Judges’ Queries and Presenter’s Replies

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Presentation Discussion

  • Icon for: Lee McDavid

    Lee McDavid

    Coordinator
    May 23, 2012 | 05:06 p.m.

    What are the implications of understanding apoptosis better for disease treatment?

  • Icon for: Scott Eron

    Scott Eron

    Presenter
    May 23, 2012 | 10:05 p.m.

    Great question! By understanding the regulation of caspases and how they control apoptosis we can better recognize the diseased state and ways to enhance treatment. To elaborate, I can think of two types of examples: (1) Imagine small molecules being able to control whether a cell lives or dies. In neurodegenerative diseases such as Alzheimer’s or Huntington’s disease, control of caspase activity could prevent the excess apoptosis that occurs as a result of these diseases. Conversely, many cancer cells overexpress certain kinases that phosphorylate caspases and make the cell immune to cell death. For example, PAK2 is overexpressed in a variety of cancer cell lines and inactivates caspase-7 via phosphorylation. This immunity to apoptosis poses a serious threat to cancer therapies that rely on cell death. However, if you administered a small molecule drug that activated caspase-7 it could enhance other therapeutic treatments. (2) Recently there have been a plethora of novel strategies to deliver proteins. Delivery of an executioner caspase, specifically to tumors, would result in apoptosis events in cancerous cells.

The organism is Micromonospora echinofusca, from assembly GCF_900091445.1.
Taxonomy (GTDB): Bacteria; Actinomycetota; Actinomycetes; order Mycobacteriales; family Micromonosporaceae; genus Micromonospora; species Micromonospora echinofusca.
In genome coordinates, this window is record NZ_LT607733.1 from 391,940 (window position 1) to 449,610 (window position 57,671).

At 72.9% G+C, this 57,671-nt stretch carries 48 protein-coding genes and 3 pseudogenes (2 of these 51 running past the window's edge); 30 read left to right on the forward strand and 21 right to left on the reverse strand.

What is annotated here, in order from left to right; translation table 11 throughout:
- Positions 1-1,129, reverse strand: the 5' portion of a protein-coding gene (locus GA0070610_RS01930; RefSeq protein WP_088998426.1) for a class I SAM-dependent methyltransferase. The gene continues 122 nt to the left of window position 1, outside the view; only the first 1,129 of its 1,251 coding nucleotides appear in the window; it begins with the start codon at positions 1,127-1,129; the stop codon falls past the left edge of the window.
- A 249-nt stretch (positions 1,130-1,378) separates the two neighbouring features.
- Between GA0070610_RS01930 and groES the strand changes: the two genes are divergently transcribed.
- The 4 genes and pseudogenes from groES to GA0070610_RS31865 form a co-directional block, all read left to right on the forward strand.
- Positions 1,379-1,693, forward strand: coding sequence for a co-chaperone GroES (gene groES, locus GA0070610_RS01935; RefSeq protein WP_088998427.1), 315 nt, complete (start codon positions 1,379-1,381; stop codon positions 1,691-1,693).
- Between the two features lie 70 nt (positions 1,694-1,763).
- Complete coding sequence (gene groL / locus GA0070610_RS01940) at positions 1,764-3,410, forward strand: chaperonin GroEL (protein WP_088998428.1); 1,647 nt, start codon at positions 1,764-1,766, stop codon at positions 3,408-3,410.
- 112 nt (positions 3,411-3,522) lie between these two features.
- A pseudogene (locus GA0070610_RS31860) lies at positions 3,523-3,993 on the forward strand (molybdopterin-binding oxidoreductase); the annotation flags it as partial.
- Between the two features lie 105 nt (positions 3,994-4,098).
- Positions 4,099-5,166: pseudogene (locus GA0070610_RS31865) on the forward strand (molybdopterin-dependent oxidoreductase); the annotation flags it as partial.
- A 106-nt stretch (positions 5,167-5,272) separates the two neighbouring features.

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Icon for: Scott Eron

SCOTT ERON

University of Massachusetts at Amherst
Years in Grad School: 2

Structural Insights into Programmed Cell Death

Caspases are the protein hitmen of the cell, cutting key protein substrates and causing a controlled and coordinated cell death. Their regulation is critical for proper development, inflammation responses, and differentiation. Malfunctions in caspase activity and the apoptotic pathway play a role in cancer and neurodegenerative diseases. This study dives into the regulation of a particular executioner caspase, caspase-7, and how phosphorylation of this protein regulates its function. By taking an interdisciplinary approach utilizing molecular biology, protein biochemistry, enzymology, and crystallography we have shown that an engineered caspase-7 phosphorylation mimic inactivates the protein by sterically preventing substrate binding.